This is a concept well known in photography. The better you know a subject, the better you can photograph it. I grew up playing ice hockey so I feel the most comfortable and confident covering high school and pro games. I follow the flow of a game and position myself to photograph the best action. In the game pictured below, the red team was down by two goals at the beginning of the second period. I had a feeling they would come out flying and create good scoring opportunities. The red player scored on this shot as the puck slide just under the goalie’s stick in the first minute of the period.
Baseball is a sport I know and played but am not a student of the game. Every game I photograph builds on my knowledge and experience. Like anticipating when a batter will swing. When the sport has a ball, puck or snitch, it is best to get the ball in the frame or, in this case, on the bat.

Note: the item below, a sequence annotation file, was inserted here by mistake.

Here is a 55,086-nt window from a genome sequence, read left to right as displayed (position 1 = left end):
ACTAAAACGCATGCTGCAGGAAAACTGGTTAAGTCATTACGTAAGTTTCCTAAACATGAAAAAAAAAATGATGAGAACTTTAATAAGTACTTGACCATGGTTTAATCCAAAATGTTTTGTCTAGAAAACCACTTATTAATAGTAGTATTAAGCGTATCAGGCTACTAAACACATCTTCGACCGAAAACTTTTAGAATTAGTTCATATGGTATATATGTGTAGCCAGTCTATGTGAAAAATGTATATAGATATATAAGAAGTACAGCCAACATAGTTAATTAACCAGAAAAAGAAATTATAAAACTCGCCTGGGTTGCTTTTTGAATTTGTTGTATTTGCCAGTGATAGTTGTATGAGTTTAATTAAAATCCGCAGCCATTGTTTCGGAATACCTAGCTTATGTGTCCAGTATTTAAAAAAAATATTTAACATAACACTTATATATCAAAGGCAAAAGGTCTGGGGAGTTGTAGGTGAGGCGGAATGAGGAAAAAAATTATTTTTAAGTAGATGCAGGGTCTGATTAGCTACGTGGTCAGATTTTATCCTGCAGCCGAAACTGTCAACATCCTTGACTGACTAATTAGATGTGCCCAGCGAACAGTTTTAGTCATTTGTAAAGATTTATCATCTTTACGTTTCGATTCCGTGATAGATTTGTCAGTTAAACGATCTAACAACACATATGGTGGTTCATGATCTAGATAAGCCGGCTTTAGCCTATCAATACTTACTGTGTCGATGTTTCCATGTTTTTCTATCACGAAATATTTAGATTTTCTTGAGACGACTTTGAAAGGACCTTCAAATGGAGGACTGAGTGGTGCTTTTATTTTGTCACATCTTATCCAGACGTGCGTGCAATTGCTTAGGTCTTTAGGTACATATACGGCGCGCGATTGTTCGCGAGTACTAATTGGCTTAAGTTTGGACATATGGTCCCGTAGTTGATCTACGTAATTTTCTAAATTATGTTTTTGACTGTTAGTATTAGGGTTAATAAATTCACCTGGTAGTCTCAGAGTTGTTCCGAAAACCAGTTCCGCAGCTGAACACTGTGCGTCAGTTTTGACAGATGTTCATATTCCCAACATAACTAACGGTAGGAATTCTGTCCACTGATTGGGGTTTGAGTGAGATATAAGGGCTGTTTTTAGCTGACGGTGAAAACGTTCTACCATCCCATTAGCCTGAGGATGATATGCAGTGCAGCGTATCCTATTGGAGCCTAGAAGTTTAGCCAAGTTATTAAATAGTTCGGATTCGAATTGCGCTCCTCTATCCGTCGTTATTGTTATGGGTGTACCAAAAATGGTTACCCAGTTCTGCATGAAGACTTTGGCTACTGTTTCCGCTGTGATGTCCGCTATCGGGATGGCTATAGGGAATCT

This year I am learning to enjoy and photograph the sport of box lacrosse. Another fast sport like ice hockey. Lacrosse sticks have nets where the game ball is carried during the game. Players are wizards at using their sticks to carry, pass and shoot the ball from various angles. After a few games I started to recognize the moves of the players and anticipate the action. The first few times I was following a player who would suddenly put a shot on goal by going over his reverse shoulder, I totally missed it. I was determined to catch this stunning move and did after many attempts.
Practice is important in any sport as it is in photography. The more you photograph a sport, the better you know and understand it. The better your photographs of the sport will be.